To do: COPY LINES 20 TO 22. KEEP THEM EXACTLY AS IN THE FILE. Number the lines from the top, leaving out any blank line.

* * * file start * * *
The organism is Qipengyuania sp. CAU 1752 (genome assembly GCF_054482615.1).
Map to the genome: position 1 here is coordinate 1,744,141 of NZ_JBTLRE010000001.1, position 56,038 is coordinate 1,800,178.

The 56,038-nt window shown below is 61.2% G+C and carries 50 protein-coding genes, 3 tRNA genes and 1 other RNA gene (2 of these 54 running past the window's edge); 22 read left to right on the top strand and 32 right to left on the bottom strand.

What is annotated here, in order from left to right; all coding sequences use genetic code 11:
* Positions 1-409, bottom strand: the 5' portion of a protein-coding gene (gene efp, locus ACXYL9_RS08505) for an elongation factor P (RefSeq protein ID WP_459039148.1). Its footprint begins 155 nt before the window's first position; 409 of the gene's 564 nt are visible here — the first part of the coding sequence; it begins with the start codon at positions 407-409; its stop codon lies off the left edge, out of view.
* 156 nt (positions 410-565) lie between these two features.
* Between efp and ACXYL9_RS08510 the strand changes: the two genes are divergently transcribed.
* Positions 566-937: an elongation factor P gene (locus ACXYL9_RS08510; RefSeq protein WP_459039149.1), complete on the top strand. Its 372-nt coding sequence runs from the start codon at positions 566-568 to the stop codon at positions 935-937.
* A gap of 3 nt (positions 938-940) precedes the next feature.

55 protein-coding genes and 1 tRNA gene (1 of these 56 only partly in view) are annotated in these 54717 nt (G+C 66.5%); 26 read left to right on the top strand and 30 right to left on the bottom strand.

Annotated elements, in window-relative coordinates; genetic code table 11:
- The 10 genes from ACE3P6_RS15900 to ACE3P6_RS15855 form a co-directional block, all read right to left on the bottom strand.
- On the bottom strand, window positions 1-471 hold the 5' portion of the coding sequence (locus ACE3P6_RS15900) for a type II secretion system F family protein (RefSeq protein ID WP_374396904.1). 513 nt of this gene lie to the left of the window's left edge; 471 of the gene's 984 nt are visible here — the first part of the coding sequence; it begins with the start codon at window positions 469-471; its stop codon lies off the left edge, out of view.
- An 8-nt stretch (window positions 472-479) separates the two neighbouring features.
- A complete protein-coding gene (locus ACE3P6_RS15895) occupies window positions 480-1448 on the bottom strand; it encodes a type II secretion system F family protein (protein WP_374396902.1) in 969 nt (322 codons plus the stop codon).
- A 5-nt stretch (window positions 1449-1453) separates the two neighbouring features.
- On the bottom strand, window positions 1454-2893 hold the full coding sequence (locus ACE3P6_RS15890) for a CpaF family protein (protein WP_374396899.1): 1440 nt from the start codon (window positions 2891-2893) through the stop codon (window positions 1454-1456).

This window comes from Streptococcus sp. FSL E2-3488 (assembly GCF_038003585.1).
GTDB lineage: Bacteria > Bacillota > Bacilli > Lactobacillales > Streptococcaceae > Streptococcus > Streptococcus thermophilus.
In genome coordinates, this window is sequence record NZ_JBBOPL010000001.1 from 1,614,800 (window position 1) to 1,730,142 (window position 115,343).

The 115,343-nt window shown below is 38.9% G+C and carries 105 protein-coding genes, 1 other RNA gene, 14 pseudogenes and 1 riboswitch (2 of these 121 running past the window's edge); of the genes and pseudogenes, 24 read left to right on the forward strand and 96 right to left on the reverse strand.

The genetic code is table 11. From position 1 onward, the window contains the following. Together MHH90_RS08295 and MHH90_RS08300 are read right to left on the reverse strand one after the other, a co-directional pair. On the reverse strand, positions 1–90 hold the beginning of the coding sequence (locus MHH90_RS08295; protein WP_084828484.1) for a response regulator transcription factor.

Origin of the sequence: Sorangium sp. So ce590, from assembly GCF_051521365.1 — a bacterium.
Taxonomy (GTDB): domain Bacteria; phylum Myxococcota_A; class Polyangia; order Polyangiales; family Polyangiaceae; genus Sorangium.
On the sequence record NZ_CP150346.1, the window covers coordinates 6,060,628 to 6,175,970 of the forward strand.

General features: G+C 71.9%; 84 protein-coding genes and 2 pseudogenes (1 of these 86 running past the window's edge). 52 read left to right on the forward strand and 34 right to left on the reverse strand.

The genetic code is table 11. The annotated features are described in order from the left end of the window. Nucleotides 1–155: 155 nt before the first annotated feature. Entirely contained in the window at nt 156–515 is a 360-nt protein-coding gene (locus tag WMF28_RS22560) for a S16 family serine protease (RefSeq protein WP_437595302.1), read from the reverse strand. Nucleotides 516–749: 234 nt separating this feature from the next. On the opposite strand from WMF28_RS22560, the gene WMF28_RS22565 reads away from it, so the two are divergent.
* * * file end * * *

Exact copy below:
In genome coordinates, this window is sequence record NZ_JBBOPL010000001.1 from 1,614,800 (window position 1) to 1,730,142 (window position 115,343).

The 115,343-nt window shown below is 38.9% G+C and carries 105 protein-coding genes, 1 other RNA gene, 14 pseudogenes and 1 riboswitch (2 of these 121 running past the window's edge); of the genes and pseudogenes, 24 read left to right on the forward strand and 96 right to left on the reverse strand.

The genetic code is table 11. From position 1 onward, the window contains the following. Together MHH90_RS08295 and MHH90_RS08300 are read right to left on the reverse strand one after the other, a co-directional pair. On the reverse strand, positions 1–90 hold the beginning of the coding sequence (locus MHH90_RS08295; protein WP_084828484.1) for a response regulator transcription factor.